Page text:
• $\begingroup$ 1) range is 1...r (i.e. I do not look at r+1 component, which is determined by the others. You can take 1,..., (r+1), it's the same event). 2) No; I mean Binomial RANDOM VARIABLE (n, 1/(r+1)); this means, with n attempts and probability of success equal 1/(r+1). $\endgroup$ – ofer zeitouni Dec 17 '13 at 14:04
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This is less an answer than a collection of observations that have grown too long for a comment.

First, an illustration of the definition in 2D as I understand it.

enter image description here

Next, an elaboration of your comment on the equivalent form of the problem. Write $v_0, \ldots, v_{r}$ for the vertices of the reference simplex centred at $0$. Then every point that can be visited by the random walk has representations $\sum_{i=0}^r \lambda_iv_i$, where the $\lambda_i$ are non-negative integers, and these representations are unique up to adding multiples of $\sum_{i=0}^rv_i$. From this point of view the random walk is on $\mathbb Z^{r+1}$ with all steps taken "up and to the right", and you want to know whether you hit the main diagonal. This is discussed for $r=1$ in this previous MO question.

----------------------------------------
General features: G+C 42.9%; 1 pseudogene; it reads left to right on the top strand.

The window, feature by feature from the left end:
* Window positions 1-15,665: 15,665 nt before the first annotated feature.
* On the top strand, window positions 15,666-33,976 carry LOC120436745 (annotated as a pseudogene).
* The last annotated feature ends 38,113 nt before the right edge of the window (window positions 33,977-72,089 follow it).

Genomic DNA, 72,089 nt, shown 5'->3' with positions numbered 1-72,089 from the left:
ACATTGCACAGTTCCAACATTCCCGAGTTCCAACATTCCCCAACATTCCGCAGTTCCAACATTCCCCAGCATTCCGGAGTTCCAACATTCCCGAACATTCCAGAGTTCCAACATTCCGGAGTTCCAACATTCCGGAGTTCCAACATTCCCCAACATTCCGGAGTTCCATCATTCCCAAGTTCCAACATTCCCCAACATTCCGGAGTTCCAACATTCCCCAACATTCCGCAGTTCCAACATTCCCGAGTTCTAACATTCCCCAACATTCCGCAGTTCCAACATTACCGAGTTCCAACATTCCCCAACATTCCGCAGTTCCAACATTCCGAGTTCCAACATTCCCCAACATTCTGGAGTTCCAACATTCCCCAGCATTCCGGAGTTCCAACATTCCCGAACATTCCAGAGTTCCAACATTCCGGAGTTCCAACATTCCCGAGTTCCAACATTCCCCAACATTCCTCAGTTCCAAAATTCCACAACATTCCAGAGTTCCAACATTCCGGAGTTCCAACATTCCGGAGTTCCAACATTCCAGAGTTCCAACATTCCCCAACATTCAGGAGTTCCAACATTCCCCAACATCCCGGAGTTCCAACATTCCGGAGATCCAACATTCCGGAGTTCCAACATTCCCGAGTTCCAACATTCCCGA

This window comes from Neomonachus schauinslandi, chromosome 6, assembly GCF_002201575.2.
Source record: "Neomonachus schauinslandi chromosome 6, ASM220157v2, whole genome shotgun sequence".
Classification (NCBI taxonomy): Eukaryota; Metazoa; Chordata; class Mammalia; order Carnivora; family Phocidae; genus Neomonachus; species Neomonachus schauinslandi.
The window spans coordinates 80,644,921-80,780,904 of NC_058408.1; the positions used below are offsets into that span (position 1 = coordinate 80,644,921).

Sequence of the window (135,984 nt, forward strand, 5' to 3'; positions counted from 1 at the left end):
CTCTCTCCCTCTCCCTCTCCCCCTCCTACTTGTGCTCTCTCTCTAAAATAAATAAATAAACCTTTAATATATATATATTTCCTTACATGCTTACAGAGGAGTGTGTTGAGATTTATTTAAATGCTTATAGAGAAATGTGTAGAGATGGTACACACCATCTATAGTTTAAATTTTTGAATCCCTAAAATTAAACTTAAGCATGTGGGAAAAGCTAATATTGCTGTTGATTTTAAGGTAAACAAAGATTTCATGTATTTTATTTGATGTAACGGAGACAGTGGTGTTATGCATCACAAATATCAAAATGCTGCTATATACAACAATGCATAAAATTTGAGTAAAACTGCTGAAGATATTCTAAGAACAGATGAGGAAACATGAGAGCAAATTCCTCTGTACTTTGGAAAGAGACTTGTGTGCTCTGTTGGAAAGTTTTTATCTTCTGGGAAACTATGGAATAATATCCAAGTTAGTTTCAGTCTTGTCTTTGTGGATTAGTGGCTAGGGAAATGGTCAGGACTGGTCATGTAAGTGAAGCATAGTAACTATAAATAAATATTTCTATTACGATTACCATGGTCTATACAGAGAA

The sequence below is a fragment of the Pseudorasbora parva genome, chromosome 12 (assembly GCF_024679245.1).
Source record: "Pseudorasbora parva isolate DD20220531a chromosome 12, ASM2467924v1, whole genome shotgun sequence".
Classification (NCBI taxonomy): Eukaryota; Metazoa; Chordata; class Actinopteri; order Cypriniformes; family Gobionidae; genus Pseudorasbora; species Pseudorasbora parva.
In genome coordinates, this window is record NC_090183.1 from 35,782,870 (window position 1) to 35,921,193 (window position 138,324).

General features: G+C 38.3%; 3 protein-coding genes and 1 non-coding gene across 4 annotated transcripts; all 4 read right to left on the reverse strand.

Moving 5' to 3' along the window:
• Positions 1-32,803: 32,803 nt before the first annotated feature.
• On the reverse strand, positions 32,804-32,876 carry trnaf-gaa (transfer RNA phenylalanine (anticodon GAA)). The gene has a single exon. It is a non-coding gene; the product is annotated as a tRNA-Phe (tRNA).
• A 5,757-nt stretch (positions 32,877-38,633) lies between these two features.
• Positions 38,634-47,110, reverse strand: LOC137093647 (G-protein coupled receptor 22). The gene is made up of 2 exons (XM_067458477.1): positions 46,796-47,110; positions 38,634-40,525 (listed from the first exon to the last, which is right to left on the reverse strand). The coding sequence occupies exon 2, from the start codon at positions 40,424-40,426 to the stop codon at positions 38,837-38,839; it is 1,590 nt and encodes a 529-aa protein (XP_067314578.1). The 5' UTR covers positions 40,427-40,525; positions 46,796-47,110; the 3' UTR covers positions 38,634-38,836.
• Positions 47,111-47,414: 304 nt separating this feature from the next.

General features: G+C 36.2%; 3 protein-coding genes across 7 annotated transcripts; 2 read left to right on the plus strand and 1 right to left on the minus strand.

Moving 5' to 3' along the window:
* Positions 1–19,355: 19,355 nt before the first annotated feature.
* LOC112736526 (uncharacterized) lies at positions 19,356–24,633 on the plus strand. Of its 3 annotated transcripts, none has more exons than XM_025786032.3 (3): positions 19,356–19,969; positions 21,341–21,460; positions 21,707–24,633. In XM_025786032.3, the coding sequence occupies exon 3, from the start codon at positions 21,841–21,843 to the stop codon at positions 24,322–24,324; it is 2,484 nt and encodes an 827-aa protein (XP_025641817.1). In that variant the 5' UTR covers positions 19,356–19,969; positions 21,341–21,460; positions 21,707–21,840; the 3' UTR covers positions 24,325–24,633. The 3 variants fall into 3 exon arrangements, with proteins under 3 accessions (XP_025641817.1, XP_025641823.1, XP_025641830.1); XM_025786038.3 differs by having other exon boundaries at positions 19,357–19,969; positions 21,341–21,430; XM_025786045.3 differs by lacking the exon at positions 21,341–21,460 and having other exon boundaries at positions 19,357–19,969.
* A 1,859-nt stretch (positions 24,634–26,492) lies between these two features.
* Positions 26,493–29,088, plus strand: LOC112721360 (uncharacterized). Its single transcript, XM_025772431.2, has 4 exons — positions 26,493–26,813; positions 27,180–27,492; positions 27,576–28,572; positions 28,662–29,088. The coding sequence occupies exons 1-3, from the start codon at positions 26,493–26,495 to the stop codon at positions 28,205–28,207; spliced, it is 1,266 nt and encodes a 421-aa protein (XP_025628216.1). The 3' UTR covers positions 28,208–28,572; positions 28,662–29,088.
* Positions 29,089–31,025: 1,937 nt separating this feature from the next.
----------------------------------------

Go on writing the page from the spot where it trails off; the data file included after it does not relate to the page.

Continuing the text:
Finally, a piece of philosophy. If you instead ask only the weaker question of whether your random walk is recurrent, I expect that you will get the same answer as for $\mathbb Z^r$, as the large scale behaviour should not depend sensitively on the exact structure of the underlying lattice.

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  • $\begingroup$ I actually want to know if it reaches the origin in particular, not just the main diagonal. I don't really know the term recurrent, but after looking it up on wikipedia, it sounds like it means it has 0 probability of going off to infinity, is that correct? By the way, thanks for the picture, that is perfectly accurate. $\endgroup$ – Dylan Pizzo Dec 15 '13 at 13:08
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    $\begingroup$ Representations of points in the $\mathbb Z^{r+1}$ picture are only unique up to multiples of $\sum_{i=0}^r v_i$, so hitting the main diagonal corresponds to returning to the origin. (Compare to your sequences in which each value appears equally often.) Yes, recurrent means exactly that you will return to where you started infinitely often with probability 1. $\endgroup$ – Ben Barber Dec 15 '13 at 13:22